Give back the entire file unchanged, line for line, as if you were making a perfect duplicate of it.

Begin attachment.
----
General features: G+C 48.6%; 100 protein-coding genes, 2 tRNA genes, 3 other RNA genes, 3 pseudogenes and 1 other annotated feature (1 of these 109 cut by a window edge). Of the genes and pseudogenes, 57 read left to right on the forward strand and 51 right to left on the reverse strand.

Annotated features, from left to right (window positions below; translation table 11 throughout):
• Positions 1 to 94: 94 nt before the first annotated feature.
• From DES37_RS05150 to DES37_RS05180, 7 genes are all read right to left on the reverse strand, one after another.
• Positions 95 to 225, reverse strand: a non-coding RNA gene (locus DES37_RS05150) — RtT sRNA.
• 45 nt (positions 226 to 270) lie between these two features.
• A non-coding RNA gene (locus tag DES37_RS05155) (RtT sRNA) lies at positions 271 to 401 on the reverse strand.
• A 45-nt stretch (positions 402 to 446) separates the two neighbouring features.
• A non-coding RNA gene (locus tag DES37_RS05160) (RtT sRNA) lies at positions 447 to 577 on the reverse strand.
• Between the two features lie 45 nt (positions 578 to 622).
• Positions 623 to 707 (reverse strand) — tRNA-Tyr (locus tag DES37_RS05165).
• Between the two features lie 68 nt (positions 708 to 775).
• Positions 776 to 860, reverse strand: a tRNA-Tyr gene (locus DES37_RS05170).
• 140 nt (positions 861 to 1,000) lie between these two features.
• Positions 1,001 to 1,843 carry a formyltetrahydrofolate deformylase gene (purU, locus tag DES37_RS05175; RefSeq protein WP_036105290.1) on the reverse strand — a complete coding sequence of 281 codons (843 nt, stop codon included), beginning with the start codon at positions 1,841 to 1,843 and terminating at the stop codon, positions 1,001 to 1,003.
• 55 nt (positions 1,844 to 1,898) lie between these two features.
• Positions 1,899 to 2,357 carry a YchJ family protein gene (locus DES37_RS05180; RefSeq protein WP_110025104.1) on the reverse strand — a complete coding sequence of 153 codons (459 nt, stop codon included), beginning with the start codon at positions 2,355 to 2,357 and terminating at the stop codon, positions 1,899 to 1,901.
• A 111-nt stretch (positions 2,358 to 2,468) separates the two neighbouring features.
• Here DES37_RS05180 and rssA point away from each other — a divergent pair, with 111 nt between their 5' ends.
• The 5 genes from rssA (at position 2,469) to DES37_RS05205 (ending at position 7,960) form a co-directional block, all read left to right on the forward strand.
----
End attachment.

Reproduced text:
General features: G+C 48.6%; 100 protein-coding genes, 2 tRNA genes, 3 other RNA genes, 3 pseudogenes and 1 other annotated feature (1 of these 109 cut by a window edge). Of the genes and pseudogenes, 57 read left to right on the forward strand and 51 right to left on the reverse strand.

Annotated features, from left to right (window positions below; translation table 11 throughout):
• Positions 1 to 94: 94 nt before the first annotated feature.
• From DES37_RS05150 to DES37_RS05180, 7 genes are all read right to left on the reverse strand, one after another.
• Positions 95 to 225, reverse strand: a non-coding RNA gene (locus DES37_RS05150) — RtT sRNA.
• 45 nt (positions 226 to 270) lie between these two features.
• A non-coding RNA gene (locus tag DES37_RS05155) (RtT sRNA) lies at positions 271 to 401 on the reverse strand.
• A 45-nt stretch (positions 402 to 446) separates the two neighbouring features.
• A non-coding RNA gene (locus tag DES37_RS05160) (RtT sRNA) lies at positions 447 to 577 on the reverse strand.
• Between the two features lie 45 nt (positions 578 to 622).
• Positions 623 to 707 (reverse strand) — tRNA-Tyr (locus tag DES37_RS05165).
• Between the two features lie 68 nt (positions 708 to 775).
• Positions 776 to 860, reverse strand: a tRNA-Tyr gene (locus DES37_RS05170).
• 140 nt (positions 861 to 1,000) lie between these two features.
• Positions 1,001 to 1,843 carry a formyltetrahydrofolate deformylase gene (purU, locus tag DES37_RS05175; RefSeq protein WP_036105290.1) on the reverse strand — a complete coding sequence of 281 codons (843 nt, stop codon included), beginning with the start codon at positions 1,841 to 1,843 and terminating at the stop codon, positions 1,001 to 1,003.
• 55 nt (positions 1,844 to 1,898) lie between these two features.
• Positions 1,899 to 2,357 carry a YchJ family protein gene (locus DES37_RS05180; RefSeq protein WP_110025104.1) on the reverse strand — a complete coding sequence of 153 codons (459 nt, stop codon included), beginning with the start codon at positions 2,355 to 2,357 and terminating at the stop codon, positions 1,899 to 1,901.
• A 111-nt stretch (positions 2,358 to 2,468) separates the two neighbouring features.
• Here DES37_RS05180 and rssA point away from each other — a divergent pair, with 111 nt between their 5' ends.
• The 5 genes from rssA (at position 2,469) to DES37_RS05205 (ending at position 7,960) form a co-directional block, all read left to right on the forward strand.